By Jessica Werner

Free-range librarian in Seattle. A sucker for happy endings, teen angst, and books that make me want to sell my possessions and travel the world. Incurable homebody and type A. Send love letters and readers advisory requests to

9 replies on “A Womb of One’s Own: Cry It Out”

Some babies respond well to attachment parenting, some do not.  My child, at 21 months, will stay latched on for the entire night if she is in bed with us, which means that nobody gets any sleep.  None.  Not me because I’m being sucked on, not Tiny because she is sucking on me, not my husband because we are tossing and turning.  It is awful for everybody, and not just me because I don’t like it – Tiny is MISERABLE the next day.  My husband would love to have her sleep in our bed with us, as would I, but it simply will not work.  Ipomoea’s child was not thriving on the method that they were using – a child that cannot sleep for more than half an hour at a stretch is not happy and cannot develop properly.  A mother that is not sleeping for more than half an hour at a stretch is not in the best place to take care of a child, mentally.

You have to figure out what is going to work best for that particular child – and Ipomoea’s baby needed more sleep.

Any parent feels guilt if their kid isn’t perfectly happy.  You know why I did it?  Because he cried for three nights totaling less than three hours, and now he’s getting the sleep he’s supposed to get– 10+ hours a night, as opposed to 7, with a minimum of fuss (five minutes of humming to himself).  Pre-Ferber, our bedtimes involved our routine and then literally hours of crying, frustrated, overtired baby and crying, frustrated, overwhelmed mama and dad.  We’d bathe him at 7pm and plan for bed by 8pm, but often he’d be awake until 12 or 1am, and crying even more.  He was so dependent upon me (not daddy, only THE BOOB) to soothe him that it got to the point where he was waking every hour and needing me to get back to sleep.  So we’d have 7 hours in bed total, minus six 20-minute wakings for me, meaning I’d have five hours of sleep a night.  For four months.  Up until Ferber, I was getting maybe one full sleep cycle a week, which exacerbates my depression and contributed to me generally hating everything– parenting, grad school, my marriage, etc.  Now?  I’m getting my sleep cycle in, as well as one or two hours a night where my husband and I can be partners and not just parents (aka the sex is back).  I’m catching up on studying, I’m feeling like maybe I can handle everything on my plate.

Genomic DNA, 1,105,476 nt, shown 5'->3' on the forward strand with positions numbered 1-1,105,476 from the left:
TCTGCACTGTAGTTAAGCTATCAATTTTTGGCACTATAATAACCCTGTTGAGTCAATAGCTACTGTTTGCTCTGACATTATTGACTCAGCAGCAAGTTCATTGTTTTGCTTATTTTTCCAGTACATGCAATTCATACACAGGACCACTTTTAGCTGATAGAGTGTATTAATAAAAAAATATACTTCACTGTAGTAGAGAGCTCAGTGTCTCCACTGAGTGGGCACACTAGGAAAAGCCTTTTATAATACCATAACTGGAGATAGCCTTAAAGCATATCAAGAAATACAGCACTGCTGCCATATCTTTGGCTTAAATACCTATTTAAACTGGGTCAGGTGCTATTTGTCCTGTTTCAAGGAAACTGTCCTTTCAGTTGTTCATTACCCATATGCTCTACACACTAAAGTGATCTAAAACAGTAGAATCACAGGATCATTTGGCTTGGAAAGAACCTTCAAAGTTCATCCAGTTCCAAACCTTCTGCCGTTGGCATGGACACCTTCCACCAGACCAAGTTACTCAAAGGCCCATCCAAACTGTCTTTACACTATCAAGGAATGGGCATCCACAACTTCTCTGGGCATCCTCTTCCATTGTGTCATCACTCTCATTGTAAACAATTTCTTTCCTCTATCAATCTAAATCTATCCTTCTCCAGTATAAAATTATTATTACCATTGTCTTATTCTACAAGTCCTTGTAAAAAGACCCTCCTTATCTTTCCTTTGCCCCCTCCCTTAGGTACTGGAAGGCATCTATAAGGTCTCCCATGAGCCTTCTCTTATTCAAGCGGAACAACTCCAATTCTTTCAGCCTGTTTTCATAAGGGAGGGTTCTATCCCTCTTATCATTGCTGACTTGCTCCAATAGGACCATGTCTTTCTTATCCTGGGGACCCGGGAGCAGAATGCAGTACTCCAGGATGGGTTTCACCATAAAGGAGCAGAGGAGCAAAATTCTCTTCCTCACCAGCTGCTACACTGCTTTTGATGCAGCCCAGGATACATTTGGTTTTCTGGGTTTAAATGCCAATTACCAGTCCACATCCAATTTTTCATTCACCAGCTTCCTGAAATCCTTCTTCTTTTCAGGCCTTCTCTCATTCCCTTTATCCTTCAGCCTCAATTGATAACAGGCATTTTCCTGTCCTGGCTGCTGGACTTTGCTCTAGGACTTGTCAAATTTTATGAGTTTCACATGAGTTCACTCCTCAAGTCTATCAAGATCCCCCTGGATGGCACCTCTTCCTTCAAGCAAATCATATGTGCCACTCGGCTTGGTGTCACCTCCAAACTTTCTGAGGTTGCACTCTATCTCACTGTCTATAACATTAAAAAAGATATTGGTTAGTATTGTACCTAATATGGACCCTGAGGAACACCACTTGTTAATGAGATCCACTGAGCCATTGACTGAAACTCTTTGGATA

And he wakes up and loves me every day.

I BF on demand 22/7 (mama gets a wine break once a day), but I am not co-sleeping because a) I sprawl b) it’s a queen bed c) my husband sprawls, and d) the baby’s a kicker.  He’s in a co-sleeper near our bed, but he’s almost outgrown it, so we’ll be helping him shift to the crib soon.  I love having him in bed when I nurse, but the bed is primarily mama-daddy land, just as it was when I was growing up.  You can visit, but you don’t live there.